Review: Samurai Warriors Chronicles 3 – Where The Oda Chronicle Begins

Join the Blast Away the Game Review Community on Facebook or Google+
Review by Dustin Murphy


+Player created character is the centerpoint of the campaign’s story
+Graphics have been noticeably upgraded to the SW4 graphics standard
+Campaign provides a rough 15-20 hours of fun before it begins to grow dull
+Swapping between officers is fun, enjoyable, and refreshing after hours of comba

3DS version suffers minor frame rate hiccups and pop-in’s on older 3DS handhelds
To the unfamiliar, missions may take a few attempts to complete to adjust to the missions


Samurai Warriors Chronicles 3 is the first of the Warriors spin-off series I’ve been able to try. Thanks to our contacts over at Koei Tecmo’s PR team, we’ve been able to get access to a copy for review. With the PlayStation Vita version in hand, we decided to also pick up the Nintendo 3DS version, which lead us to quickly diving into combat with fully customized character’s and finding ourselves teaming up with Oda Nobunaga, famed Warlord of Japan and the games central focus. But if you aren’t a fan of the series? There’s no doubt the series will be hard to follow for those unfamiliar with the franchise since Samurai Warriors 4 came out not to long ago.

Since many of us have become familiar with Omega Force and their Warriors franchise, it’s hard not to tell you that these games come out constantly, and it’s at times – arduous to follow. As a spin-off title, Samurai Warriors Chronicles 3 has launched on both the PlayStation Vita and the Nintendo 3DS in order to join beside Oda Nobunaga and his family; the one that can be said to have caused the unification of Japan in the 16th century. Getting to that beginning of unification, however, will put the the warring clans against one another, and ultimately throw your customized character into the middle of this large scale set of trials, tribulations, but also friendships that take place as your warrior builds relationships, friendships, and displays their true loyalty to the Oda clan.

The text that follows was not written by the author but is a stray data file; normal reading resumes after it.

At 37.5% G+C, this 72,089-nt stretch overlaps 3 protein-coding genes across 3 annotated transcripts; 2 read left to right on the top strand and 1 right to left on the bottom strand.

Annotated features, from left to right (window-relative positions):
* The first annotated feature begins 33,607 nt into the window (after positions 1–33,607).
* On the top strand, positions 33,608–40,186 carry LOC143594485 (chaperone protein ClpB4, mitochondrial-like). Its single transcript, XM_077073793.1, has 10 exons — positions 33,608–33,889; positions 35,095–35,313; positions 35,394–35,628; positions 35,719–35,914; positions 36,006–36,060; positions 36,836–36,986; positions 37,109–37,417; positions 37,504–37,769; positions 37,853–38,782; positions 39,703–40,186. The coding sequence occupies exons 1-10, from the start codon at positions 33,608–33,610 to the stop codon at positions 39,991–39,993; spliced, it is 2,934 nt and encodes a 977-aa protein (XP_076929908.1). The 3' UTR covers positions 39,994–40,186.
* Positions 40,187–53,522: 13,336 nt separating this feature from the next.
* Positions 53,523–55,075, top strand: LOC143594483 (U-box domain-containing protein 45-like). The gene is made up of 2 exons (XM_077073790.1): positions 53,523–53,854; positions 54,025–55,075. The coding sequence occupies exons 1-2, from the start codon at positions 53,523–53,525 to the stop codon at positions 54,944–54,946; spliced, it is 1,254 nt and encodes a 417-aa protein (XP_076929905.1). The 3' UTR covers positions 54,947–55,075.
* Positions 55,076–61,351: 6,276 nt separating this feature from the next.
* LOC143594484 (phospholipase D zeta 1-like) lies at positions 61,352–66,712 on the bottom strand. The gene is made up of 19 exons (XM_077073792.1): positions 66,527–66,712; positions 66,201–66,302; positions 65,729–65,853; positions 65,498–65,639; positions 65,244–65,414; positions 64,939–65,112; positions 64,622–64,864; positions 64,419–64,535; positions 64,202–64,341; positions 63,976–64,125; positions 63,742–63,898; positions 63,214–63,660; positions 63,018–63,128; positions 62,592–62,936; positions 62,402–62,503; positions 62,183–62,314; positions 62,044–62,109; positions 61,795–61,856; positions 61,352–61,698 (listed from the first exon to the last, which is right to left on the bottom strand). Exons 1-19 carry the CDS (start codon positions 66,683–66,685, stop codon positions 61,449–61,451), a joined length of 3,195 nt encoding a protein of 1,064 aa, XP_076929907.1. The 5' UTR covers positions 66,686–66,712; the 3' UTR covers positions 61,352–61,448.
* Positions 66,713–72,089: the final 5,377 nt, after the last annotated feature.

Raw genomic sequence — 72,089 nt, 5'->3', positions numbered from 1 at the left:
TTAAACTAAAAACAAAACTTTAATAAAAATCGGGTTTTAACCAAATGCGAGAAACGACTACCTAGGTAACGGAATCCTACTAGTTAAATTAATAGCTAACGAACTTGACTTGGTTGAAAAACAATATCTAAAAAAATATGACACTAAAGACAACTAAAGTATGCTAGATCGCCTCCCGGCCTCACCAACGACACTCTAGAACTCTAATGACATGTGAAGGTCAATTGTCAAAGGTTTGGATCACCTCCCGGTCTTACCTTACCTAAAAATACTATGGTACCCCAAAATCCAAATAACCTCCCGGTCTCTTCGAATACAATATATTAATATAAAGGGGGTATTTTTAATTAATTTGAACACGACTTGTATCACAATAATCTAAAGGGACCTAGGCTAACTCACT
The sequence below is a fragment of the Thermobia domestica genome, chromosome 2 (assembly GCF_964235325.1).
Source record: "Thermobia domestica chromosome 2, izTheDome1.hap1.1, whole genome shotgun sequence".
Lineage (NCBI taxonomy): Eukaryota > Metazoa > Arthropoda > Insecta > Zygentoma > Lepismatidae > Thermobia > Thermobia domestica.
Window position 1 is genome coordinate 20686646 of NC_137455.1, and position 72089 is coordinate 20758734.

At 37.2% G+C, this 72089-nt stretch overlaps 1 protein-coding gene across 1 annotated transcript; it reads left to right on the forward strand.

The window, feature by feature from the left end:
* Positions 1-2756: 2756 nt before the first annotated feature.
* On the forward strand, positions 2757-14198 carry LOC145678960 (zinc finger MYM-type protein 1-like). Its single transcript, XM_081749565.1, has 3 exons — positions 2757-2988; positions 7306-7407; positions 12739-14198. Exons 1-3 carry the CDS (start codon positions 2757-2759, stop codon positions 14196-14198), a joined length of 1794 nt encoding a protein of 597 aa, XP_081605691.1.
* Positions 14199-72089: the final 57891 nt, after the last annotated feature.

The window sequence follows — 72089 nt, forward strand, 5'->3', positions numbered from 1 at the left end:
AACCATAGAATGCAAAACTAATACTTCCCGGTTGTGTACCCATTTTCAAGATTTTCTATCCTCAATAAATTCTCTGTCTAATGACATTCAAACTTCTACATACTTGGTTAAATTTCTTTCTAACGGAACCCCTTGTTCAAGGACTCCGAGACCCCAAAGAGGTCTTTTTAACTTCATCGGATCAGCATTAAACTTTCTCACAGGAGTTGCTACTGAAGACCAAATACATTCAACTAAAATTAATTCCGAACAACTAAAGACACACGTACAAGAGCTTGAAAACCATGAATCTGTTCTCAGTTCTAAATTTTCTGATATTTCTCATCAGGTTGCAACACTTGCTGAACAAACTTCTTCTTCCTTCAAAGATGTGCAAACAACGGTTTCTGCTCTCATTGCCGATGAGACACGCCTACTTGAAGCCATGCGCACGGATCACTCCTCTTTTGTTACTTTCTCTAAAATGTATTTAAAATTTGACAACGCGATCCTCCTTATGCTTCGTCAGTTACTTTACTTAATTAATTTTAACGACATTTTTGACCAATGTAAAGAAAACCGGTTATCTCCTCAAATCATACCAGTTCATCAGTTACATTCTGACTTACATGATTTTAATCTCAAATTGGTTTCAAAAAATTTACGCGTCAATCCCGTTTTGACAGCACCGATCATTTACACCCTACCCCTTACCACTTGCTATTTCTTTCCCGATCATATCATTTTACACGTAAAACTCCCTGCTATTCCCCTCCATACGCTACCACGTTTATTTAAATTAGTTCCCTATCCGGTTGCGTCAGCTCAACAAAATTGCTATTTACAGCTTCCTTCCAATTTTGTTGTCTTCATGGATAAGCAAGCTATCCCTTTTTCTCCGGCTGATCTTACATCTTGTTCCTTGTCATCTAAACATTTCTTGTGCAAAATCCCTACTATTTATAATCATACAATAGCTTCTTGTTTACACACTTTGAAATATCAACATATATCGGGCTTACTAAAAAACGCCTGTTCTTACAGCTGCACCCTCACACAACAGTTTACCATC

When playing through the 15-20 hours of content in the game on the first run-through, players will take on a set of scenarios that explain how the future of Japan was sculpted, but also what brought the clans to begin unification. Much like other Dynasty Warriors 8 Empires, players will take on several set of occurrences within the games story mode. This includes events as well as battles, the events are much like the Dynasty Warriors 8 Empires when training your villages and the ruling state, but in this version you build relationships with other members of the Oda clan between battles, which helps provide quite a bit of dialogue and backstory for players. As known outside of the dialogue events, combat is just what it says; you go to war and take over battlefields in order to weaken your enemies moral and ultimately take on multiple objectives including going to certain places on the map, take out certain captains, or even take over an area on that map. For fans that have played previous Warriors title, you know that your character that you created did not matter, your character was a mere shadow in the eyes of the original Samurai Warriors cast members, but in this version, characters are fleshed out quite well, which makes it almost seem absurd it hasn’t happened before now. In this one, however, that is not the case of being overshadowed, the character is very well fleshed out, which gives a distinct sense of nurturing to the character, and even offers up players to choose their character’s dialogue that takes place between them and other members of the clan. While yammering away in conversation can be fun, the game shines a bright light upon the game itself when even dealing with some of the more minor characters such as Oda Nobunaga’s wife Lady Nōhime or even other minor captains within the Oda ranks. However, this detail doesn’t take away from a glaringly large problem within the Nintendo 3DS version of the game for those who do not have a New Nintendo 3DS; frame rate issues.


Platform(s): Nintendo 3DS/PlayStation Vita (Reviewed)
Publisher: Koei Tecmo